Rogue River flows low and slow

Mt Mcloughlin with early March snow

Mt Mcloughlin with early March snow

 

With a wintery Mt. Mcloughlin looking down on us, Teri and I flyfished for steelhead on the 10th. The Rogue’s water flow is low and cold. Even thought the sun was out, we bundled up for the cold and wind.

Teri flyfishing for steelhead

Teri flyfishing for steelhead

 

We brought along a good selection of rods. Our arsenal consisted of one plug rod for steelhead, a couple flyrods set up for steelhead and a trout rod for dry fly action.

Steelhead and trout rods for a day on the river.

Steelhead and trout rods for a day on the river.

 

I stayed warm by rowing and taking an occasional hot drink from the warm thermos. Steelhead action, as it has been for weeks, remains light. Today the trout were not even biting. I believe I caught one, and remember one other bite.  We fished my Carpetbagger flies and G.R. Hare’s Ears. I ran a dark, flashy  Michael Jackson plug on the Shimano rod. The steelhead do not seem to be around.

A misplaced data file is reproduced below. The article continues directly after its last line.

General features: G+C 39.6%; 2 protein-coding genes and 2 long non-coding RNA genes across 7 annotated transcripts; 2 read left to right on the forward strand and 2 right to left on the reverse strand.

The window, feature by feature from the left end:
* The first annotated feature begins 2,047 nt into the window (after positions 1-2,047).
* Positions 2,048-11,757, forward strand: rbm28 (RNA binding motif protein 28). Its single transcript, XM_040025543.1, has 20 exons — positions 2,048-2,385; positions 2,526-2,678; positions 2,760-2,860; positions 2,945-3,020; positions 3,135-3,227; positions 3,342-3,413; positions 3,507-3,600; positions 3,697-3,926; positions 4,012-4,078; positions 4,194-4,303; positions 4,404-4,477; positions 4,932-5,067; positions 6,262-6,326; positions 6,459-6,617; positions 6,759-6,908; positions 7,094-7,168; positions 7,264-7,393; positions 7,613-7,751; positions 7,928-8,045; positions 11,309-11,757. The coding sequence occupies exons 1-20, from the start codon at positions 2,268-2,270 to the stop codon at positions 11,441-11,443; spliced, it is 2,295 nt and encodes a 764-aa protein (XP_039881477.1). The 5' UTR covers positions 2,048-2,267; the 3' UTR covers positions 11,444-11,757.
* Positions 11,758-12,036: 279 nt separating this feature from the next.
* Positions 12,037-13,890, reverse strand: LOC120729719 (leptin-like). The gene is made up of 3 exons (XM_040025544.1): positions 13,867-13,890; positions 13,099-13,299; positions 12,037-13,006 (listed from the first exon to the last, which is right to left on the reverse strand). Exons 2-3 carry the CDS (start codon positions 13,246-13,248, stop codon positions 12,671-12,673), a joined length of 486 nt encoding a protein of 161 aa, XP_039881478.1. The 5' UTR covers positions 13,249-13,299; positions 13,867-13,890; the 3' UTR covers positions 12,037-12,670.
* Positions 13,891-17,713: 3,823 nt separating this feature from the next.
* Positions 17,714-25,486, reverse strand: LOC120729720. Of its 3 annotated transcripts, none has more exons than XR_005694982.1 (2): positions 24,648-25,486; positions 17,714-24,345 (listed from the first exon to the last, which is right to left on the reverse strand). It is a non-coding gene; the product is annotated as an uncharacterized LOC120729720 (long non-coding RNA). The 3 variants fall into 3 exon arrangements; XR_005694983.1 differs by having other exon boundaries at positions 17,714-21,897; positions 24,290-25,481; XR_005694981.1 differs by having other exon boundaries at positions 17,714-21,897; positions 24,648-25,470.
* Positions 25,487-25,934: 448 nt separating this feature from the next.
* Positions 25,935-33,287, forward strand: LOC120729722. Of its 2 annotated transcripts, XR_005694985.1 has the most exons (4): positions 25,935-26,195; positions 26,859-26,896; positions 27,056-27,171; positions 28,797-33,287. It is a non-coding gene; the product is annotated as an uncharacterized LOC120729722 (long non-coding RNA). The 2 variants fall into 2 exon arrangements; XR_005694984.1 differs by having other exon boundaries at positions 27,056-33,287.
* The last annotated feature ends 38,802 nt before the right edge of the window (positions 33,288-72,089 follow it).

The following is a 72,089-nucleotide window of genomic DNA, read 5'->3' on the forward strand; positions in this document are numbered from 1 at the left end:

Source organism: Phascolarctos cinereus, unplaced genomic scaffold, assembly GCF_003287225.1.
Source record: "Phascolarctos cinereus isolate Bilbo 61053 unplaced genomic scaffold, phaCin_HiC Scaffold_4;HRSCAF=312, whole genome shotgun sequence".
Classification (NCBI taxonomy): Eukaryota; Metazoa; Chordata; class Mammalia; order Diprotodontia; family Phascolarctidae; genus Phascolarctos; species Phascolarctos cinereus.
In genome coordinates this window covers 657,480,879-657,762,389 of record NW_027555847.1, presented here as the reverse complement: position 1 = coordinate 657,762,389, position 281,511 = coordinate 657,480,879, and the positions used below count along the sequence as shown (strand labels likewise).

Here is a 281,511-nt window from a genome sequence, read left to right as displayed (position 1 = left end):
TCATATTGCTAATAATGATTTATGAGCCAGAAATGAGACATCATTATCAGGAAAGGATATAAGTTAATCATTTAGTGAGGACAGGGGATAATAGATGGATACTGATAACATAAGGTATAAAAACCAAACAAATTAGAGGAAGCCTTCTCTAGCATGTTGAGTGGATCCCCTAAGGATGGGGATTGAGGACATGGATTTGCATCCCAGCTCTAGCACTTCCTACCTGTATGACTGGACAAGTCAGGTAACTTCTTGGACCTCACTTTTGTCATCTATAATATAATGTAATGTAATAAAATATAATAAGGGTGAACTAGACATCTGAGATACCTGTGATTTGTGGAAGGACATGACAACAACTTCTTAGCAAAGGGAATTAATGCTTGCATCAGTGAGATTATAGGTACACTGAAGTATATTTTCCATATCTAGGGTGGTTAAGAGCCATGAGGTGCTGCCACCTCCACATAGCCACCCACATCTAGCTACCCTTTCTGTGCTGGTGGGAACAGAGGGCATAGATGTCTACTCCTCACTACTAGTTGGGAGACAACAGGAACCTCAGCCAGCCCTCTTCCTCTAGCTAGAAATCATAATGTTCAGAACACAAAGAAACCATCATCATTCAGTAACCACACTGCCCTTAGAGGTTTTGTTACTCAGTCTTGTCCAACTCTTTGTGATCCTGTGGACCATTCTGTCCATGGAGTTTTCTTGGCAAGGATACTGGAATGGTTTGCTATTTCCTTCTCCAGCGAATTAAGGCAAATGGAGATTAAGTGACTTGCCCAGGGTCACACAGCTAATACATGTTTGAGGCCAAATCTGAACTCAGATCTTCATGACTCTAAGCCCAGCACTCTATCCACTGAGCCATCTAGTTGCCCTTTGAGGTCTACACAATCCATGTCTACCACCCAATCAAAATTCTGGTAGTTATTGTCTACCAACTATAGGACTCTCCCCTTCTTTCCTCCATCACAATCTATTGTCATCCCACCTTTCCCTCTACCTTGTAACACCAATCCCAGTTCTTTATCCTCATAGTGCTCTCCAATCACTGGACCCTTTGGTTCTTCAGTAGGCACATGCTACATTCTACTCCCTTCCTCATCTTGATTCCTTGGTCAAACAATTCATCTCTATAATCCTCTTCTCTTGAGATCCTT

Neil enjoying a warm mug

Neil enjoying a warm mug

 

So where are the steelhead? They are still moving up. The current conditions are keeping them wide and scattered. Some would even say, they remain well hidden. As an example of how the Rogue’s steelhead distribute I’ll show you one I spotted yesterday. There’s a little creek that flow through the southern Rogue Valley called Bear Creek. Right now it is a very small creek with minimal water flowing. From an urban bridge Teri and I spotted this nice winter steelehead. I judge it to be about an 8-10 pound hen. We were even privileged to observe this gal gulping at a hatch of small emerging nymphs!

Lone steelhead laying in a tailout

Lone steelhead laying in a tailout

 

There can you see her now?

There can you see her now?

 

About a 28 to 30 inch hen steelhead waiting for higher water!

About a 28 to 30 inch hen steelhead waiting for higher water!

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